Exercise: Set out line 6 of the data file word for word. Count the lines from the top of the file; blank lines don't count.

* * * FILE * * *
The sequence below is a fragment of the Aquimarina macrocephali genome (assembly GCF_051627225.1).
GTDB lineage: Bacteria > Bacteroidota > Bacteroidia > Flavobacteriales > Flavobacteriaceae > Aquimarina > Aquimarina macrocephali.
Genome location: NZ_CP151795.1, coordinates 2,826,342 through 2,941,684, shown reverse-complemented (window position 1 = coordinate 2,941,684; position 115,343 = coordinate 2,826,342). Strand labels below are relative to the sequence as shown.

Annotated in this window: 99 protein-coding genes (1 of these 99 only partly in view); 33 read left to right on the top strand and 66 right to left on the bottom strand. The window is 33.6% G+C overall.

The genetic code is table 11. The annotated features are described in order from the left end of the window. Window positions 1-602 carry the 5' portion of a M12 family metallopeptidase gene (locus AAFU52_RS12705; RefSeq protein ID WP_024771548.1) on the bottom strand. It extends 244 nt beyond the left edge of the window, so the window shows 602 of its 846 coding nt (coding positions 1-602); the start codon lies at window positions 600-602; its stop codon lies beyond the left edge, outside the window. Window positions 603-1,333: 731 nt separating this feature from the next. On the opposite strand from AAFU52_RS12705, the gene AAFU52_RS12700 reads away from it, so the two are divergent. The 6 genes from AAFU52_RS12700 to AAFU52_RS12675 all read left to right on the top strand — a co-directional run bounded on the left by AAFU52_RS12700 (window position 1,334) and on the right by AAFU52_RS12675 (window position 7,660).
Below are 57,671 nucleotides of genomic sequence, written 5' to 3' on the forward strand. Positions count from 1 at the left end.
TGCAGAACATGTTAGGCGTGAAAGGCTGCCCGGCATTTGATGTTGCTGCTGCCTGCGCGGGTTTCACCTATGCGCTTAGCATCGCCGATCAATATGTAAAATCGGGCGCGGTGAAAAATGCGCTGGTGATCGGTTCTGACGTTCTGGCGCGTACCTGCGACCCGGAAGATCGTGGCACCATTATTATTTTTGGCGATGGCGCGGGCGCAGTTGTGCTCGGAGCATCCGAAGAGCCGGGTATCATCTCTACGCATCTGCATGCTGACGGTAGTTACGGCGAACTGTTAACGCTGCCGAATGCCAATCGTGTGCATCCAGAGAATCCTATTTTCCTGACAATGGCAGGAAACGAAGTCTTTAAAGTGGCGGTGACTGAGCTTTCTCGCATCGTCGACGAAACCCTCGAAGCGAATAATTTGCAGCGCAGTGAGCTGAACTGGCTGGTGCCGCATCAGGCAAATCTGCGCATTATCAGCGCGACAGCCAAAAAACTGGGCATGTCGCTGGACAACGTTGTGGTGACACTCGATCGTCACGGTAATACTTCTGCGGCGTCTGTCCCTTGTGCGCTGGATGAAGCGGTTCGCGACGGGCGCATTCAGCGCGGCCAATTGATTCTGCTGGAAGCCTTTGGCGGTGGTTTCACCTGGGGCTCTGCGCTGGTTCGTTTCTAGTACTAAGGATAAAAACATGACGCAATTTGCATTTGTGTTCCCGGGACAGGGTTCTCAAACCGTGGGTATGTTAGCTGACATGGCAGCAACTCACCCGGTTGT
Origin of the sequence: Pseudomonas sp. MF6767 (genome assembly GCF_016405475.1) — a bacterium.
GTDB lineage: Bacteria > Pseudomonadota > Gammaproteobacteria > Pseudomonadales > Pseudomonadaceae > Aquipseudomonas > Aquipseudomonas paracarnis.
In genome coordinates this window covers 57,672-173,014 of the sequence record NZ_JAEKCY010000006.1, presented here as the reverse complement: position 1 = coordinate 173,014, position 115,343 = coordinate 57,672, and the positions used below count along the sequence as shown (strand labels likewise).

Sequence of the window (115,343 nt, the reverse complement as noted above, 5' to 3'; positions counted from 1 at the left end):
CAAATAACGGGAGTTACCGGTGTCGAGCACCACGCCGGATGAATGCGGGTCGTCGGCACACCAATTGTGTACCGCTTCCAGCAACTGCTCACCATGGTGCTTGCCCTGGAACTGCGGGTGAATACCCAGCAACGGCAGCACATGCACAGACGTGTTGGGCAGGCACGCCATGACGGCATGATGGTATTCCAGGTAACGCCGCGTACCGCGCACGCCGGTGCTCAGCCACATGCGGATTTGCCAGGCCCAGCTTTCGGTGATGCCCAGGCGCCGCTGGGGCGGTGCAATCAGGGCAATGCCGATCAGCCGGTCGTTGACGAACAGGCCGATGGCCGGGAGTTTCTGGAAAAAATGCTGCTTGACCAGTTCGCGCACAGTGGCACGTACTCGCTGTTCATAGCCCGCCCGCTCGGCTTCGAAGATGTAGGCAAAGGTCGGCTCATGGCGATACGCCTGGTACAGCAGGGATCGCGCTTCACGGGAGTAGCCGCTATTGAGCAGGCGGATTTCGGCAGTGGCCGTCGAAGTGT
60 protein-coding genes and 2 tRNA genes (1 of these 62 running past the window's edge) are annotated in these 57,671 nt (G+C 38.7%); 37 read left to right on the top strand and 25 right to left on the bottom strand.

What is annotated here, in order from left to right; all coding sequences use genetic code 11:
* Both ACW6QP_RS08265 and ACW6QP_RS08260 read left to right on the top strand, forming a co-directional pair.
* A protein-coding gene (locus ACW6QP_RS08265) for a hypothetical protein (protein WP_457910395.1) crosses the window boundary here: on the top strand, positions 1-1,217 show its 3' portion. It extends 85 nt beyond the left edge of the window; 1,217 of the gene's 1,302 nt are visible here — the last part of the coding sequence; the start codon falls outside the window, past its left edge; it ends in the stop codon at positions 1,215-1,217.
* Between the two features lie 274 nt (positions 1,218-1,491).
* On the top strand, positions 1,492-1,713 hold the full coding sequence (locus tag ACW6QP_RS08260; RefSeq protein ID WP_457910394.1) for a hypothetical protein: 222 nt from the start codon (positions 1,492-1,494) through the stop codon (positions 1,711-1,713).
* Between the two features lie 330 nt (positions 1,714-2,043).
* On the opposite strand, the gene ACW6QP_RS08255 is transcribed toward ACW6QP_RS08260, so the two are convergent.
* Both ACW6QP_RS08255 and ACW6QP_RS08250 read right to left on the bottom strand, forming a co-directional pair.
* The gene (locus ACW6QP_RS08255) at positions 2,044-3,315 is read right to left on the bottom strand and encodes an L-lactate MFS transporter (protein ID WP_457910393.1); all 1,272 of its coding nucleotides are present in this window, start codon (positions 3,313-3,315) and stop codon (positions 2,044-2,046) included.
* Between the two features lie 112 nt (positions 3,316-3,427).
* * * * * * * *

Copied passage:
Below are 57,671 nucleotides of genomic sequence, written 5' to 3' on the forward strand. Positions count from 1 at the left end.